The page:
‘Disrespected’: Maryland’s struggling child care providers see delay in state rollout of COVID relief funds

The emails kept pouring in, fraught with anxiety.

With little notice, the Maryland State Department of Education dropped its Sept. 30 target for processing $155 million in federal grants to prop up 5,180 child care providers reeling under the pandemic-induced weight of lost business and added costs.


“This is absolutely ridiculous,” wrote one provider to the state comptroller’s office, which was waiting on the department so it could disburse the funds.

“Unfortunately, it seems like the child care industry is always at the bottom of the totem pole,” wrote another, according to online documents obtained by The Baltimore Sun in a public records request.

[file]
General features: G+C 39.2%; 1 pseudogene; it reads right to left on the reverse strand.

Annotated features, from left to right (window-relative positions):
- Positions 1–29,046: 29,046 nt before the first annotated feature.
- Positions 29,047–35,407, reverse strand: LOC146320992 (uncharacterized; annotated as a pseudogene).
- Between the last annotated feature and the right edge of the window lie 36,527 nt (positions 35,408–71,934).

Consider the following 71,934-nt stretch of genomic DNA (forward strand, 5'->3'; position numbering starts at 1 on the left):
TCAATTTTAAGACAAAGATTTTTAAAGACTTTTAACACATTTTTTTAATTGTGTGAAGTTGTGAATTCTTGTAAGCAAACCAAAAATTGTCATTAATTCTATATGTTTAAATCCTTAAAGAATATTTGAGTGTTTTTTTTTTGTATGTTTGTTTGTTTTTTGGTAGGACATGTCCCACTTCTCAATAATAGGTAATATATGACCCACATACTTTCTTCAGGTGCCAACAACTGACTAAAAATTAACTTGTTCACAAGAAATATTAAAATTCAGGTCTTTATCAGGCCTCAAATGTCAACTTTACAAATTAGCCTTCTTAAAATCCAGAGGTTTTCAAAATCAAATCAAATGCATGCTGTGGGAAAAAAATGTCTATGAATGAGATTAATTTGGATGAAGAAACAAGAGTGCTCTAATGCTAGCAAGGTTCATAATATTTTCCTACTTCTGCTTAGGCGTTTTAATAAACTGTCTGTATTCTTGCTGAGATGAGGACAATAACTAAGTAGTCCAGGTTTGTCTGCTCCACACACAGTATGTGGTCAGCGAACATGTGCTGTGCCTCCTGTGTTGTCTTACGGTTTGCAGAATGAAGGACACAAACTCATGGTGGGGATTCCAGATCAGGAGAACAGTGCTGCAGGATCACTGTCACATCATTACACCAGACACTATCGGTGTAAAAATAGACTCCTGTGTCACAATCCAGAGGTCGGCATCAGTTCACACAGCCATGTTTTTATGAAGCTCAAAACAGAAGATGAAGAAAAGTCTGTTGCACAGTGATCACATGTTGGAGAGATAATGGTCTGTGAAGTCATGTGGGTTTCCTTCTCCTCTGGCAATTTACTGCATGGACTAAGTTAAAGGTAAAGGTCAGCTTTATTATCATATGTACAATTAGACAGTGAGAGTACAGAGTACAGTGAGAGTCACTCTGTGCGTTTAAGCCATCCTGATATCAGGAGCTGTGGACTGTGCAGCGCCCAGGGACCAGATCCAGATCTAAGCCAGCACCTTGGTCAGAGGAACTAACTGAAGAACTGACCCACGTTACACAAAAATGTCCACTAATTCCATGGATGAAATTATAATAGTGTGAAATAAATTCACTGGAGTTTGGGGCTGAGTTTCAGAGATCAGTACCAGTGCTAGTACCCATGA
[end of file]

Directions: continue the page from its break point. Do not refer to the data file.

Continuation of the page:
Maryland’s child care industry has endured hundreds of closures and huge financial losses since the coronavirus pandemic began in March 2020, keeping many families in their homes. When providers were notified two days before the Sept. 30 date that they wouldn’t receive the federally approved “stabilization grants” then, as expected, there was an outcry of angst and exasperation.

Fretful Maryland providers sent pointed emails to the department, which defends how the grants are rolling out and calls the Sept. 30 date part of “an initial draft timeline.”

The providers also reached out to the state comptroller and state and federal lawmakers with accounts of missed rent, mortgage, tax or insurance payments. A theme among providers, including licensed child care centers and home-based providers, was that they felt “disrespected,” said Christina Peusch, executive director of the Maryland State Childcare Association, which advocates for the industry.